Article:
You can even consider DSLR cameras if you’re looking to save more money. They are quite good in terms of video quality, but, not as good as broadcast cameras. But, if budget is an issue, DSLRs are fine. As for microphones, there are generally two options used in a studio – dynamic mics and condenser mics. The latter ones are great at picking up the faintest sounds while the former ones capture loud sound without any interference or jarring. Another option would be the inbuilt mic on the video camera. However, this is only useful if the camera is closely positioned to the presenters. Even so, there is an option to connect a microphone to the camera, provided, the camera has such a feature on offer.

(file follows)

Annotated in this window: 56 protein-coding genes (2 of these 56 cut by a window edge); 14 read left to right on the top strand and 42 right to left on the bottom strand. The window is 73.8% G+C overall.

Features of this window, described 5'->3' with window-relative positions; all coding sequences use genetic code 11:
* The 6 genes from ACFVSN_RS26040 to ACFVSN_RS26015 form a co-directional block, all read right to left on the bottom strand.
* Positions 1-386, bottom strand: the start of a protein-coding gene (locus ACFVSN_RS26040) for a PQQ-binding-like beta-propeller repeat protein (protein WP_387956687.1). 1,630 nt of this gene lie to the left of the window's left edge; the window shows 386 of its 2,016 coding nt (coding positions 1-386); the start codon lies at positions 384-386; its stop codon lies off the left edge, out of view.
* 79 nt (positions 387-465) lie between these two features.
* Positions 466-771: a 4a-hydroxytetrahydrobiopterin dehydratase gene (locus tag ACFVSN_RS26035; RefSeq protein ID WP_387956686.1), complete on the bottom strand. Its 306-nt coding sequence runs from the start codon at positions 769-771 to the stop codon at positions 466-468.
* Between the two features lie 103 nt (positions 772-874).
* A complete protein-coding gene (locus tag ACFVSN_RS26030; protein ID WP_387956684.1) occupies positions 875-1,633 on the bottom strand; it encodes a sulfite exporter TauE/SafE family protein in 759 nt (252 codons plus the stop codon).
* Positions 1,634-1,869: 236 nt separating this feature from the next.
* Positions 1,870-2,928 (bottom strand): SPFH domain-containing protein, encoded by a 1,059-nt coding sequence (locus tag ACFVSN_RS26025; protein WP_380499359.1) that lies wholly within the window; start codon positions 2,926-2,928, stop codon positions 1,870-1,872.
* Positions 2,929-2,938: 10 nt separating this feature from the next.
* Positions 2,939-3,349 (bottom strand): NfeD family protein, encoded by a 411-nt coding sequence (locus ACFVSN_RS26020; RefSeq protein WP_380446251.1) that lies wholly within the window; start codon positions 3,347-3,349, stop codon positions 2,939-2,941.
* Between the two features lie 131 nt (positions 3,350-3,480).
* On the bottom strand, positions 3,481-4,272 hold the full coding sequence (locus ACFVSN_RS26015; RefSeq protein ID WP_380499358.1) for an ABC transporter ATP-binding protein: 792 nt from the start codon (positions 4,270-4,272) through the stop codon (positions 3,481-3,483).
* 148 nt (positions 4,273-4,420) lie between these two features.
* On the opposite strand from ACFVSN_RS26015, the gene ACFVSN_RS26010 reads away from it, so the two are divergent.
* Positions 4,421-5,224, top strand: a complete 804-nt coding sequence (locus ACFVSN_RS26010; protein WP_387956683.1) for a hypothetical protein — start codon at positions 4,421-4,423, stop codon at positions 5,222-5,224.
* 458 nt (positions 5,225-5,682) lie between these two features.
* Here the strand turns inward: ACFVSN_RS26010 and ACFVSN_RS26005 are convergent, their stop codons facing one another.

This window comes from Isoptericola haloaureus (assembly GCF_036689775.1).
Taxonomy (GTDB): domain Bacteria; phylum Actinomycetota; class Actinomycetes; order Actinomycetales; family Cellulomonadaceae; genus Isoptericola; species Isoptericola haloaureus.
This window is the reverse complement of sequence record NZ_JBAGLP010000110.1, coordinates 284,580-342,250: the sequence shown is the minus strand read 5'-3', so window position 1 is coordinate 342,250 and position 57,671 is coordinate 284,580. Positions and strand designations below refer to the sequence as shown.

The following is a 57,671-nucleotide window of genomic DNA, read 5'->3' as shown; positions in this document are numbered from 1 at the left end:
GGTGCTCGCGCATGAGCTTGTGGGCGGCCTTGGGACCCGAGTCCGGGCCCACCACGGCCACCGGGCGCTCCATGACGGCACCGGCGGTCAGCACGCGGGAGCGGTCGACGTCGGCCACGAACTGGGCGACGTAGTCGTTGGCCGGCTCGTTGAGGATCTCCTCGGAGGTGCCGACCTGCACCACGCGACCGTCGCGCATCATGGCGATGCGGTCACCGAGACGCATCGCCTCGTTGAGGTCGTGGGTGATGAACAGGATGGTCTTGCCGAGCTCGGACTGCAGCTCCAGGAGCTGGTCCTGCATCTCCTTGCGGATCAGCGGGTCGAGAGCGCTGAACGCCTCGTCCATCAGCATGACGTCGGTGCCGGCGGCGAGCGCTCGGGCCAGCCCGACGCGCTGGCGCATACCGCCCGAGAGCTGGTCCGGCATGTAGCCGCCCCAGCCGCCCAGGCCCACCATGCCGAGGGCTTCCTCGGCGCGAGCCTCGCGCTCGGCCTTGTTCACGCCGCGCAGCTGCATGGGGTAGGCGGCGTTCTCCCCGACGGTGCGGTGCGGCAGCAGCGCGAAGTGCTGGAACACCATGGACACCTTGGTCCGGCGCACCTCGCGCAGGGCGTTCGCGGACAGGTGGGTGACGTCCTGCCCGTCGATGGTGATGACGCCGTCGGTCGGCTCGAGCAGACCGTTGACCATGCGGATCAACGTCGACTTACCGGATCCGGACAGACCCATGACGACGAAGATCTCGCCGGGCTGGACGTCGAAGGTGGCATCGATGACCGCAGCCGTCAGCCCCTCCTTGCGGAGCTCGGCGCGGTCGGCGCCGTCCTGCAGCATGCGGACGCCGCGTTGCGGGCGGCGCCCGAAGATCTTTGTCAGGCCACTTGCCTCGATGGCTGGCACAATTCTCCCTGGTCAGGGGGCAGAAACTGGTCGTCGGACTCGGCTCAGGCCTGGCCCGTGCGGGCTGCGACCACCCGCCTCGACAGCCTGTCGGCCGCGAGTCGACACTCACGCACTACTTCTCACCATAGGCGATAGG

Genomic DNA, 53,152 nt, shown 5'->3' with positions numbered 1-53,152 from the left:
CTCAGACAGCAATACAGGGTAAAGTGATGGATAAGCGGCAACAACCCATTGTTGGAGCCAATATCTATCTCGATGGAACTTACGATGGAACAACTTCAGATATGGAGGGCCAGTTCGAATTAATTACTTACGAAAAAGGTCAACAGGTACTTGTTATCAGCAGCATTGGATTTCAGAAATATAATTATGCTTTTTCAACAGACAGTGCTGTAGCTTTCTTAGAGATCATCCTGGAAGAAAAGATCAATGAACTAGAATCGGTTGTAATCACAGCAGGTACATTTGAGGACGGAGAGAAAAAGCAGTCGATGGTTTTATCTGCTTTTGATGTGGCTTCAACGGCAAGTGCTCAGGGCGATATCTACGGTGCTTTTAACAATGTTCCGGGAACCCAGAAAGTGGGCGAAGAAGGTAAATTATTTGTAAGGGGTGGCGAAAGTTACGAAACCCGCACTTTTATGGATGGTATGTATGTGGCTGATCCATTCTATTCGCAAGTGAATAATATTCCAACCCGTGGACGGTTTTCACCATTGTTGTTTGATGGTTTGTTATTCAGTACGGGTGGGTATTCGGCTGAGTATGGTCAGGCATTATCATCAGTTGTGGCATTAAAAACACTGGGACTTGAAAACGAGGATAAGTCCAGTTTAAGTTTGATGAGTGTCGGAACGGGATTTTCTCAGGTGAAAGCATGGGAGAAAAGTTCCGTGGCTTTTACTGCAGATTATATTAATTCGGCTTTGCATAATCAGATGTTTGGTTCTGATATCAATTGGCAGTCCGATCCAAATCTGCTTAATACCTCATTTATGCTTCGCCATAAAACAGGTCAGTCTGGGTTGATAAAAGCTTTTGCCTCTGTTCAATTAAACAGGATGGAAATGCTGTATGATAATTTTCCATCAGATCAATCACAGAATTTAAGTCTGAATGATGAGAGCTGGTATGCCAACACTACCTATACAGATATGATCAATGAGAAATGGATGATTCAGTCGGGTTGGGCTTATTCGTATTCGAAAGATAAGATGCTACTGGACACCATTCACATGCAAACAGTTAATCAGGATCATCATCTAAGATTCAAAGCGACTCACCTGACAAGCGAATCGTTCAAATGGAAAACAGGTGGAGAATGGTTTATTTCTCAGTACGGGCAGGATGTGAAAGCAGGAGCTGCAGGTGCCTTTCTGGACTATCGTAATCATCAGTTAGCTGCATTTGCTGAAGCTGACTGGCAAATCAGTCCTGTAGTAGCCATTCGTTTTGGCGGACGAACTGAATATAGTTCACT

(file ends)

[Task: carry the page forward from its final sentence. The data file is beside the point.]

Next up is lighting and in the case of school video morning announcements, you will need what is known as a softbox. Softboxes diffuse light to eliminate shadows and create good lighting. The softbox is made of a translucent cloth and can be attached to a lamp or light source. For interiors, you will need to use a white cloth and black cloth for outdoor shooting. You will need at least two softboxes. As for the lighting itself, stick to LED lamps. You can get them as clam-on options which are the cheapest. Finally, you will need green screens for graphics and animation. But, you don’t actually have to invest in one. You can just paint the wall green or use plain, green colored wallpaper. That should do. When shooting with a green screen, make sure the shadows of the presenters don’t fall on the screen. This might require you to adjust their positions and also, work on the illumination aspect of things.